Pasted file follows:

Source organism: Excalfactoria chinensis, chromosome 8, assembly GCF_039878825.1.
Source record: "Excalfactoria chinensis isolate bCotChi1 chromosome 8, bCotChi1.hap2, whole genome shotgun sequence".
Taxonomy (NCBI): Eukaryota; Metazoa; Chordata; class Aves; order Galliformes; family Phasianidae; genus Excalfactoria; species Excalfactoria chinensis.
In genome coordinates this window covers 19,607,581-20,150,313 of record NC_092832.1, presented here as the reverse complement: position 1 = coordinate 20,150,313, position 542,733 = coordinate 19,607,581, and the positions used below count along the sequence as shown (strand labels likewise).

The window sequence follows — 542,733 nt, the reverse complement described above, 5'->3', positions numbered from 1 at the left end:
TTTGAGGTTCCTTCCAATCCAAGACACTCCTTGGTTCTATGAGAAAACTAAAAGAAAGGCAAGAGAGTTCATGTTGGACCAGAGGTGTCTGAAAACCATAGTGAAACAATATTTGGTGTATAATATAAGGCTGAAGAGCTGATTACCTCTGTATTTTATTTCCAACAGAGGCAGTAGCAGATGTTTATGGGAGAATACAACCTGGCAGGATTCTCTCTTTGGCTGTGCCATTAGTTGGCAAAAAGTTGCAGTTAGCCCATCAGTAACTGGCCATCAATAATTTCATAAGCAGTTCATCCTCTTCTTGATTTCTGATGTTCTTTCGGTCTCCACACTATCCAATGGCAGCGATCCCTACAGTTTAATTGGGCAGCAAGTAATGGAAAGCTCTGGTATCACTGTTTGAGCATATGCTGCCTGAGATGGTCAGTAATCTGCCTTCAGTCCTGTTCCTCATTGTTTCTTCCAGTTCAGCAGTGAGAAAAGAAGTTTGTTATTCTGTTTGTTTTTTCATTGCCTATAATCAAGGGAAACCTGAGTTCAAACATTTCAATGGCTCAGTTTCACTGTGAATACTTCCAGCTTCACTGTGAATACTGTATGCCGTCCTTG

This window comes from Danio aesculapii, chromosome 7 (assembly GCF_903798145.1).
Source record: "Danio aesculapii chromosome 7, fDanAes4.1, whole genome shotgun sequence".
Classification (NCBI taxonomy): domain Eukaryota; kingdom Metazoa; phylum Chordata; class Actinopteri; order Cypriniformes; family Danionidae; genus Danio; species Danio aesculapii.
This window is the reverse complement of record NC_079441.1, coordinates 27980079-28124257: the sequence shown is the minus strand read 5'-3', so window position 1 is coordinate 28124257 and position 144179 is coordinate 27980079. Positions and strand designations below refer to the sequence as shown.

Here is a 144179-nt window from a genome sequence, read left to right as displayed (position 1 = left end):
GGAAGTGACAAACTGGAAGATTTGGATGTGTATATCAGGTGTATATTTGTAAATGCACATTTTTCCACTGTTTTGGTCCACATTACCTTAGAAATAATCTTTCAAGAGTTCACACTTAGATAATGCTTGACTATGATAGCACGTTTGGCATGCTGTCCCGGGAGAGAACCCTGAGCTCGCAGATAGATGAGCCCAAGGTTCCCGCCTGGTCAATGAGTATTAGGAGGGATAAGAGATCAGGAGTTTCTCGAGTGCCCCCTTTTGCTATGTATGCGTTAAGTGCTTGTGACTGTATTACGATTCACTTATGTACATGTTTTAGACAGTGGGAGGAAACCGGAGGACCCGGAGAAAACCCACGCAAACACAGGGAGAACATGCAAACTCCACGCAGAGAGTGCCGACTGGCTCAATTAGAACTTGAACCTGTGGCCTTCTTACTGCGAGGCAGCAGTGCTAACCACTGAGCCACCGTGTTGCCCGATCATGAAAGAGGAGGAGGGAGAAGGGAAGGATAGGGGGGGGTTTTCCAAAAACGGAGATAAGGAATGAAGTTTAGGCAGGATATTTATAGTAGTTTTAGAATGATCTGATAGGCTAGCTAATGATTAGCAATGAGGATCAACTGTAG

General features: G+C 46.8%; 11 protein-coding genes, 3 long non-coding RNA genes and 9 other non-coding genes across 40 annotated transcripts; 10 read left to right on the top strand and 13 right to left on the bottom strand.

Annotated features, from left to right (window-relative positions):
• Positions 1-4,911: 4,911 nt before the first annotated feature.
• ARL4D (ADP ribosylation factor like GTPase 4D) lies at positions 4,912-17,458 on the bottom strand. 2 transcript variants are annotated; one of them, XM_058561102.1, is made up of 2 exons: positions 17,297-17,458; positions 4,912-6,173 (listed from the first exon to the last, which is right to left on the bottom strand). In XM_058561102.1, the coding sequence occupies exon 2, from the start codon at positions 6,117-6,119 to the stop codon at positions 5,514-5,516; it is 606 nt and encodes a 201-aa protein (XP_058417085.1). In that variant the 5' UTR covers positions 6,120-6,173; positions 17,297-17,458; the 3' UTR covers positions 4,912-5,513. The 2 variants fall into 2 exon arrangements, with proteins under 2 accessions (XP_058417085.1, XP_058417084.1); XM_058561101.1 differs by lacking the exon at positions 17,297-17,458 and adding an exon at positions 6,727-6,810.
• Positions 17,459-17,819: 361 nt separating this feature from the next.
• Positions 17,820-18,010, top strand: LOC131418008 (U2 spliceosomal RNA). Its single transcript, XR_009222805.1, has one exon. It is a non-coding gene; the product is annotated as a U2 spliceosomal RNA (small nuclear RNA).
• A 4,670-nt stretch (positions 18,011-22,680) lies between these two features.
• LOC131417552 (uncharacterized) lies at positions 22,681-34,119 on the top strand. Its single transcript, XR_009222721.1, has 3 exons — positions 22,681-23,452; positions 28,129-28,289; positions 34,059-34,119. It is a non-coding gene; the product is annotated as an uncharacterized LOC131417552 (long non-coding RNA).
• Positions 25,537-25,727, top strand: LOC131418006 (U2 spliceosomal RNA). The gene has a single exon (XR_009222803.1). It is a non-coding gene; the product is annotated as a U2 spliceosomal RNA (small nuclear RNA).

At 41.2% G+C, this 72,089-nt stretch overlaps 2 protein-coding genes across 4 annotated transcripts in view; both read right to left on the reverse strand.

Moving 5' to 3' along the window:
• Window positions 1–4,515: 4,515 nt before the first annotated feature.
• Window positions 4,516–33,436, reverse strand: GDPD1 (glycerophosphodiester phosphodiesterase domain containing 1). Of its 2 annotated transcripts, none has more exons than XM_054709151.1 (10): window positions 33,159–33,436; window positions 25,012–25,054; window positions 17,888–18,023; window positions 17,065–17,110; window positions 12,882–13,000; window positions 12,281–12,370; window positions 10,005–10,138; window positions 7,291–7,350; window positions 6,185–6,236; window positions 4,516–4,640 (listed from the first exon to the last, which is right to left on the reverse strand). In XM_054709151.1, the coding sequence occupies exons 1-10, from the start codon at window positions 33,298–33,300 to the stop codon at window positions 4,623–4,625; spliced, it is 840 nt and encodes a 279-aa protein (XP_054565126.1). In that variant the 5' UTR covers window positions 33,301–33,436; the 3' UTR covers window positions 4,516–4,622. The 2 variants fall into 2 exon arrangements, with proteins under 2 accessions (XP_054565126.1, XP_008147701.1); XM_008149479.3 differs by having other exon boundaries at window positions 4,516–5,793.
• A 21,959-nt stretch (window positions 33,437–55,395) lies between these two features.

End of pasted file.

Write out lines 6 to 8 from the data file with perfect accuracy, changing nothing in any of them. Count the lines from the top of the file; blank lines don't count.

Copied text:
TTTGAGGTTCCTTCCAATCCAAGACACTCCTTGGTTCTATGAGAAAACTAAAAGAAAGGCAAGAGAGTTCATGTTGGACCAGAGGTGTCTGAAAACCATAGTGAAACAATATTTGGTGTATAATATAAGGCTGAAGAGCTGATTACCTCTGTATTTTATTTCCAACAGAGGCAGTAGCAGATGTTTATGGGAGAATACAACCTGGCAGGATTCTCTCTTTGGCTGTGCCATTAGTTGGCAAAAAGTTGCAGTTAGCCCATCAGTAACTGGCCATCAATAATTTCATAAGCAGTTCATCCTCTTCTTGATTTCTGATGTTCTTTCGGTCTCCACACTATCCAATGGCAGCGATCCCTACAGTTTAATTGGGCAGCAAGTAATGGAAAGCTCTGGTATCACTGTTTGAGCATATGCTGCCTGAGATGGTCAGTAATCTGCCTTCAGTCCTGTTCCTCATTGTTTCTTCCAGTTCAGCAGTGAGAAAAGAAGTTTGTTATTCTGTTTGTTTTTTCATTGCCTATAATCAAGGGAAACCTGAGTTCAAACATTTCAATGGCTCAGTTTCACTGTGAATACTTCCAGCTTCACTGTGAATACTGTATGCCGTCCTTG

This window comes from Danio aesculapii, chromosome 7 (assembly GCF_903798145.1).
Source record: "Danio aesculapii chromosome 7, fDanAes4.1, whole genome shotgun sequence".